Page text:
E. coli beef recall list grows
Federal inspectors have added two more items to a national recall list of beef products, linked to a Saskatoon company, that may be contaminated by E. coli bacteria.
On Saturday, the Canadian Food Inspection Agency added to the recall list 9.07-kilogram packages of ground beef that were sold to Five Guys Enterprises, which owns Five Guys Burgers and Fries.
The CFIA's national recall of more than 130 beef products is is part of an ongoing investigation into products potentially contaminated with E. coli.
Also recalled are 3.9-kilogram packages of Country Friend Style Breaded Beef Steak Chopped and Formed, which were sold to restaurants and hotels.
Canadian consumers are being warned to avoid more than 130 beef products, with brands including Best Value, President's Choice, Western Family, Grillhouse and The Keg brand burgers.
New Food Classics, a Saskatoon-based company, has been linked to the national recall. It has plants in Saskatoon and St. Catharines, Ont., as well as an office in Burlington, Ont.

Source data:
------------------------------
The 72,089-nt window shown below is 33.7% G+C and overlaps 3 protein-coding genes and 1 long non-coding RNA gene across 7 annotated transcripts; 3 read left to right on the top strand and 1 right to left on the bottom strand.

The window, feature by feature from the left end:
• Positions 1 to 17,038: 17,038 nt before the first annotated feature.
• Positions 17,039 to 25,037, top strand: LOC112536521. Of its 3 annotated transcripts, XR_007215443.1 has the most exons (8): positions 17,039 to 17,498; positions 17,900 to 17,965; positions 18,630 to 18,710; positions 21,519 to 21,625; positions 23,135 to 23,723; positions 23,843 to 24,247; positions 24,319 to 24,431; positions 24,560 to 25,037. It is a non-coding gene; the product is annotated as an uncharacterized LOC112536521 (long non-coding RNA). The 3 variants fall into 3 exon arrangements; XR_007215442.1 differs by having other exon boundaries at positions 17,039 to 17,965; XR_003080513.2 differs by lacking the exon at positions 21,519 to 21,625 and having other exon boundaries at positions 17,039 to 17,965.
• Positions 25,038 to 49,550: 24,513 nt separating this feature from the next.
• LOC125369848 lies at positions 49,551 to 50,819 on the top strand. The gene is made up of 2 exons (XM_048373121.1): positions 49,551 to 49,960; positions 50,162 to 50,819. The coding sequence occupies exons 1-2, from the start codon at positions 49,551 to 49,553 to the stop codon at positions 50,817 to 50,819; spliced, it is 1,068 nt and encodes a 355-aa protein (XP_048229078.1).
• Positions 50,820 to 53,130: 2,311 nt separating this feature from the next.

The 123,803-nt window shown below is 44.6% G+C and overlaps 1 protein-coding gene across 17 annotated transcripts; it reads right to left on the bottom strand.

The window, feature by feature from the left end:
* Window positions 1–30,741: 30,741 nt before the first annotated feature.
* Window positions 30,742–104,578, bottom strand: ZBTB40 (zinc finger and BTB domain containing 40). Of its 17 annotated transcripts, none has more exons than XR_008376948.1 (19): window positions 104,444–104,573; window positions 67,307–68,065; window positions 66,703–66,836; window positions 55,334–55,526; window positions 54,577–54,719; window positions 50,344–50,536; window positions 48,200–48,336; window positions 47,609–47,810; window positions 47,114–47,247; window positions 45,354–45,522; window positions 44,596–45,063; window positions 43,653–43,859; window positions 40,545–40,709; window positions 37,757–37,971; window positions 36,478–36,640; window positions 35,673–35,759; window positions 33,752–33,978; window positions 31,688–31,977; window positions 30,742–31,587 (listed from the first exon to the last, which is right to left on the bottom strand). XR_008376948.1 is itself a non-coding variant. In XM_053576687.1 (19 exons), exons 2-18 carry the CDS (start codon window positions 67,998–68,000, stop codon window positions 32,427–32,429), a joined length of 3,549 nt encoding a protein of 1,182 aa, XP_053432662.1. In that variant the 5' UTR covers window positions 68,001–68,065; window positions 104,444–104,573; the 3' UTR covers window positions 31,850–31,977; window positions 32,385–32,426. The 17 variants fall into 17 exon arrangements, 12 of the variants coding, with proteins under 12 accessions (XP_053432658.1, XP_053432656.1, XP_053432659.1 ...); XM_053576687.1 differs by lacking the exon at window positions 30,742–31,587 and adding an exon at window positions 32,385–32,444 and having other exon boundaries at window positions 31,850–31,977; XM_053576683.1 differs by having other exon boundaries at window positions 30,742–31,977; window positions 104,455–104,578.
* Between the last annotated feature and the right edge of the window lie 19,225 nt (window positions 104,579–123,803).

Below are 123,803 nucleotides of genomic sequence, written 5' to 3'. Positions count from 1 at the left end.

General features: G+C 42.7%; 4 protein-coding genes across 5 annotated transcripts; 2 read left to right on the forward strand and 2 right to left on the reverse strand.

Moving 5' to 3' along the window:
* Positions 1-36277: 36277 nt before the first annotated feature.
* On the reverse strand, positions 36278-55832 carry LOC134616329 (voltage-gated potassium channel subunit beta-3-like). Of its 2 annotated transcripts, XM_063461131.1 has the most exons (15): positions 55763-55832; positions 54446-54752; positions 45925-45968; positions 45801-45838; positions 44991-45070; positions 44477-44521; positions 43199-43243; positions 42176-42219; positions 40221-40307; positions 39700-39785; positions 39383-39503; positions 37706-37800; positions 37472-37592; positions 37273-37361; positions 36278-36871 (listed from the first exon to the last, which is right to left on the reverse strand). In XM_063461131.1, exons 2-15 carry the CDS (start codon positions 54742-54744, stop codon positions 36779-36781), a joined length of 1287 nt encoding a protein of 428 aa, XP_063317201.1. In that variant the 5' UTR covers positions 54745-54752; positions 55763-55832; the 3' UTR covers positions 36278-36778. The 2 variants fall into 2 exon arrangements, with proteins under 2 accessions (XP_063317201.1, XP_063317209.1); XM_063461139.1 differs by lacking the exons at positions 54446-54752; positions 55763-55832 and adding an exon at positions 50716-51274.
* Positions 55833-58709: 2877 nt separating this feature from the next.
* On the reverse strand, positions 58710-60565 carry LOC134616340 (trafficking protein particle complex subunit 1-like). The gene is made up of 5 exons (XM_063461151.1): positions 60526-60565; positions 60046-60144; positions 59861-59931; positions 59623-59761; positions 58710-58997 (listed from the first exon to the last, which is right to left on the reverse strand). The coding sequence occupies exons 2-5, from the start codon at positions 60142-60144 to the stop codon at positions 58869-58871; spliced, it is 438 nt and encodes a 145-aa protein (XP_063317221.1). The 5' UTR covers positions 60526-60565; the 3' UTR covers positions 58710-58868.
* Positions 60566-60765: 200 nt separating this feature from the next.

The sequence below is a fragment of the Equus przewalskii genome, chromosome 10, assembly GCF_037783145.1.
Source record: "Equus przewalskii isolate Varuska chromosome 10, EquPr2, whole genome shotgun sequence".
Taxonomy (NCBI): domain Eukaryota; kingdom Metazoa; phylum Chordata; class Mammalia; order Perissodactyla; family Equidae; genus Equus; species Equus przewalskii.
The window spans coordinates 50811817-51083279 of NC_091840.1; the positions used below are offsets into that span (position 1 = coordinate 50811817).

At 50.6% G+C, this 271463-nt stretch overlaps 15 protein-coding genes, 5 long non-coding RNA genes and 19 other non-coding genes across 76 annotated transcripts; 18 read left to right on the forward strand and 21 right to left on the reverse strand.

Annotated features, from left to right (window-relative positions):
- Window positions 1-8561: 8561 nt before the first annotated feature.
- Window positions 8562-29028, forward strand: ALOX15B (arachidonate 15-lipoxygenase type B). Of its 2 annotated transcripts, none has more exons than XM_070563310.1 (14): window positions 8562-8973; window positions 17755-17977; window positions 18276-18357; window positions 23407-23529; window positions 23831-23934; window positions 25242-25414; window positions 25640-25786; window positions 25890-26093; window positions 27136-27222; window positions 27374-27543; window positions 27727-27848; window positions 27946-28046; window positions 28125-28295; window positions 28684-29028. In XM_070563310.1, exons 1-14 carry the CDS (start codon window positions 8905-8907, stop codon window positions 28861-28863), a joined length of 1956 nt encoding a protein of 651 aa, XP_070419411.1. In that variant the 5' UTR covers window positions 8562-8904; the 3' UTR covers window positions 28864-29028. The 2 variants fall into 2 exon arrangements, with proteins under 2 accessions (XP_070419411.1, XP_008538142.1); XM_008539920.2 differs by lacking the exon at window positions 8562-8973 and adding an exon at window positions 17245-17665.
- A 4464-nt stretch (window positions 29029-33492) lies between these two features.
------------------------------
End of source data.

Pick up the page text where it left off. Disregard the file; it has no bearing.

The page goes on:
The recalled products were made between July 2011 and Feb. 17, 2012, and were sold at supermarkets and used in restaurants, hotels and institutions across the country.
The meat products may be contaminated with the E. coli strain O157:H7, the Canadian Food Inspection Agency says.
At least 1 reported illness
This is the same strain that killed seven people in Walkerton, Ont., in 2000 and sickened hundreds of others in the quiet town who drank water from the contaminated public water supply.
There has been at least one reported illness associated with the consumption of these beef products, the Canadian Food Inspection Agency has said.
The ground beef that was sold to Five Guys Enterprises was prepared at the Saskatoon plant, while the Country Fried product was manufactured at the St. Catharines facility using beef from the Saskatoon plant, according to the agency.
New Food Classics went out of business last month, about a week after the agency began investigating a possible E. coli contamination case.
The company's plants in Saskatchewan and Ontario together employed about 250 members of the United Food and Commercial Workers union.